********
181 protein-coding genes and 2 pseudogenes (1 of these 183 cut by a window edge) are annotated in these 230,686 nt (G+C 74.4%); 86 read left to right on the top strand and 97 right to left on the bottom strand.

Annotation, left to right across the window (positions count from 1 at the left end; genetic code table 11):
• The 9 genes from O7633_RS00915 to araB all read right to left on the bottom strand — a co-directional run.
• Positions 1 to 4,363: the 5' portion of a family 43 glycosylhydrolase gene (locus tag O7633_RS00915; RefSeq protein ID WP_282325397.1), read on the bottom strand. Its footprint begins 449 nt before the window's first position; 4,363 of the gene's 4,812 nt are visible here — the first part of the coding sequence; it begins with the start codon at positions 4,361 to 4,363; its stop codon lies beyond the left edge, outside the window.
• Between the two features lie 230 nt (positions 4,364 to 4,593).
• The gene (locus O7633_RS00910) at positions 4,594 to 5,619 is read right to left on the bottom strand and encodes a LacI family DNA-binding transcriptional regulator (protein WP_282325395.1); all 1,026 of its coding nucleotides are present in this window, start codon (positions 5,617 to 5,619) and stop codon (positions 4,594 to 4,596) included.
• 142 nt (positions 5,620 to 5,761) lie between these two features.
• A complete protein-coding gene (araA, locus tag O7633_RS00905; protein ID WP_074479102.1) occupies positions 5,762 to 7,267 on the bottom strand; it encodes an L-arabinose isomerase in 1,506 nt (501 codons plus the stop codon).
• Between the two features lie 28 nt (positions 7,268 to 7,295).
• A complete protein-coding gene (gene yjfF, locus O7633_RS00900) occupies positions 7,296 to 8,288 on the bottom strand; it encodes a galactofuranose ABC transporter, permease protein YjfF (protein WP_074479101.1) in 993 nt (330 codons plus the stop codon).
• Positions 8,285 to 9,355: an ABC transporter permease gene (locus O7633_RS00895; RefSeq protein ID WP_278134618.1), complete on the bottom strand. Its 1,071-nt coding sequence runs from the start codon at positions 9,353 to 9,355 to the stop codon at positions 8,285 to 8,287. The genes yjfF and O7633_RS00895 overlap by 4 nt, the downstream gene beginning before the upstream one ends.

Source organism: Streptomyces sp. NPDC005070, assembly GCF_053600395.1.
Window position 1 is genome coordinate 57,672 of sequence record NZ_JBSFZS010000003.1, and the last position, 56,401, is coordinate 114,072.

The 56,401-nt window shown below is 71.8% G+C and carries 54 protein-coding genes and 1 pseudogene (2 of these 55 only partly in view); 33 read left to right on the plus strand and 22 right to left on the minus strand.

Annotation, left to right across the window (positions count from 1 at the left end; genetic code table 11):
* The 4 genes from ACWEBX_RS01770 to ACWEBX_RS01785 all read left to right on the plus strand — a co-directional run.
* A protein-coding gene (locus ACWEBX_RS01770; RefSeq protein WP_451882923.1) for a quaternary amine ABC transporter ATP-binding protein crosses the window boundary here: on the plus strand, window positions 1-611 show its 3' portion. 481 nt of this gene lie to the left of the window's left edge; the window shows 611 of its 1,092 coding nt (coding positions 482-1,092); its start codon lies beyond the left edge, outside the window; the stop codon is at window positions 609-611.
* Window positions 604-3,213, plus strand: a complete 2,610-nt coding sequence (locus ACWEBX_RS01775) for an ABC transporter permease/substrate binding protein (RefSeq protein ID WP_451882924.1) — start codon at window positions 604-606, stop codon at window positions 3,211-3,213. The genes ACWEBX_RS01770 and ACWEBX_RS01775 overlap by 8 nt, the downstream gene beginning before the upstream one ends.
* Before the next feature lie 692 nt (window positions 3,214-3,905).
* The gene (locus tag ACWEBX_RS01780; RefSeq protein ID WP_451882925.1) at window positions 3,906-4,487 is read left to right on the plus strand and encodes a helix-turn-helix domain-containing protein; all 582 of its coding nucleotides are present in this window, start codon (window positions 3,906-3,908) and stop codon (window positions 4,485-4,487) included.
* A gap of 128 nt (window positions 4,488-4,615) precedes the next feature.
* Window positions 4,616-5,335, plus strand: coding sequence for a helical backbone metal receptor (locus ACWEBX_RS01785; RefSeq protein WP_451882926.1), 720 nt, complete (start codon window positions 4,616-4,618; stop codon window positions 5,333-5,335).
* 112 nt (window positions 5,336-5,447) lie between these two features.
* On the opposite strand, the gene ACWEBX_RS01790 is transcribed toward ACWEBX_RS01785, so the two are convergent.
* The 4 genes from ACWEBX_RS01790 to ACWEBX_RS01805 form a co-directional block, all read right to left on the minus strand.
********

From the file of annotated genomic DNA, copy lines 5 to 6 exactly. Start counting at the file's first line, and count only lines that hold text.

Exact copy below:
• Between the two features lie 230 nt (positions 4,364 to 4,593).
• The gene (locus O7633_RS00910) at positions 4,594 to 5,619 is read right to left on the bottom strand and encodes a LacI family DNA-binding transcriptional regulator (protein WP_282325395.1); all 1,026 of its coding nucleotides are present in this window, start codon (positions 5,617 to 5,619) and stop codon (positions 4,594 to 4,596) included.